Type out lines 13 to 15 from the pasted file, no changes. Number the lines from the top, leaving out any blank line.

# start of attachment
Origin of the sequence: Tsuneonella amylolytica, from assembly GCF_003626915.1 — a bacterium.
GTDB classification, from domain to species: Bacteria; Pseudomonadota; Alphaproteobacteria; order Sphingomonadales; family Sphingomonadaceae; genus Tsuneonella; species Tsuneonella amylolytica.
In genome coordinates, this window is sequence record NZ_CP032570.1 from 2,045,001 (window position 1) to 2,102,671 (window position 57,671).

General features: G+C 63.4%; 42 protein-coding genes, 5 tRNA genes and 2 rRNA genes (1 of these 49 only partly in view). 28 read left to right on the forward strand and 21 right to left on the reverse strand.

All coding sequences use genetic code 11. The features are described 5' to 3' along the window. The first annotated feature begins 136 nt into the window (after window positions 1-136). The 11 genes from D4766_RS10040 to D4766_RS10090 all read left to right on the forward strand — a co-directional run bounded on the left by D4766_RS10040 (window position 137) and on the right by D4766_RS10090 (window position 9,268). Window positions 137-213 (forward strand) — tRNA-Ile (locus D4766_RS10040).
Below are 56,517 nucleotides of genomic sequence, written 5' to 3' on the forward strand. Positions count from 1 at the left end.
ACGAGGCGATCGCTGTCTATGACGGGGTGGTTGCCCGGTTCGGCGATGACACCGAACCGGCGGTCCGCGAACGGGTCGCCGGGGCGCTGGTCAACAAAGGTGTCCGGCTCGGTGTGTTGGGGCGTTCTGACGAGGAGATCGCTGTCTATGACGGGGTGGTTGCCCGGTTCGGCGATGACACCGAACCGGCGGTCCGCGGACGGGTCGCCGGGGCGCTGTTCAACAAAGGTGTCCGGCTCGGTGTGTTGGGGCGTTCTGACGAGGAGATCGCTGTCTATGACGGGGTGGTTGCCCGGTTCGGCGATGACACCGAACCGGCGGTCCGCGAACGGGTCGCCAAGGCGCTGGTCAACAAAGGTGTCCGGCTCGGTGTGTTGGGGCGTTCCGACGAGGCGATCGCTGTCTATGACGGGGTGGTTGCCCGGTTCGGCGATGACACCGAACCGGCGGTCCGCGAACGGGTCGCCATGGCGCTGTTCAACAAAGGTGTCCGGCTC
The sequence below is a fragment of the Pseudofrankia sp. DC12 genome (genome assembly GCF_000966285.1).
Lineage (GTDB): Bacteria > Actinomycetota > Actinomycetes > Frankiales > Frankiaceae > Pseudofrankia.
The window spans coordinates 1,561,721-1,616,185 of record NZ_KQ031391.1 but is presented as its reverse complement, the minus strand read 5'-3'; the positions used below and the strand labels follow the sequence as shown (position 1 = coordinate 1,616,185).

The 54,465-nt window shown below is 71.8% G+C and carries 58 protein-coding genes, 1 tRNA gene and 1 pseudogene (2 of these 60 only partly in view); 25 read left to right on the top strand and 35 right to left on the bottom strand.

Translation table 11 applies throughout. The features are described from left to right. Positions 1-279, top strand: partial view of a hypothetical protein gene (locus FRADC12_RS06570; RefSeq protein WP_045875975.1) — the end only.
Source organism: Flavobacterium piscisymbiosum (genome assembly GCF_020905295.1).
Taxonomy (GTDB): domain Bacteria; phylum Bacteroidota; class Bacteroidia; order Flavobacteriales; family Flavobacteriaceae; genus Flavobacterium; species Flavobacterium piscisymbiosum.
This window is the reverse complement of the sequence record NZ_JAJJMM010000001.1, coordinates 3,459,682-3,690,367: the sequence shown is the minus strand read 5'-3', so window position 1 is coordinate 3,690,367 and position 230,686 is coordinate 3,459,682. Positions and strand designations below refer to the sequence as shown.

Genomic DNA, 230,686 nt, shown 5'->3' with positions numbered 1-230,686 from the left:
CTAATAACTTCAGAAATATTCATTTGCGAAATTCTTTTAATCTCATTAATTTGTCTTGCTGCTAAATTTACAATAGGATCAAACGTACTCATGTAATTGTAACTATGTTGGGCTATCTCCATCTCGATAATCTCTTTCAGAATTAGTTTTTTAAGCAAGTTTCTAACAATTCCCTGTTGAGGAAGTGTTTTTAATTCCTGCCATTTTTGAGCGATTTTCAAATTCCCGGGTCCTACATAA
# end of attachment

Source organism: Flavobacterium piscisymbiosum (genome assembly GCF_020905295.1).
Taxonomy (GTDB): domain Bacteria; phylum Bacteroidota; class Bacteroidia; order Flavobacteriales; family Flavobacteriaceae; genus Flavobacterium; species Flavobacterium piscisymbiosum.
This window is the reverse complement of the sequence record NZ_JAJJMM010000001.1, coordinates 3,459,682-3,690,367: the sequence shown is the minus strand read 5'-3', so window position 1 is coordinate 3,690,367 and position 230,686 is coordinate 3,459,682. Positions and strand designations below refer to the sequence as shown.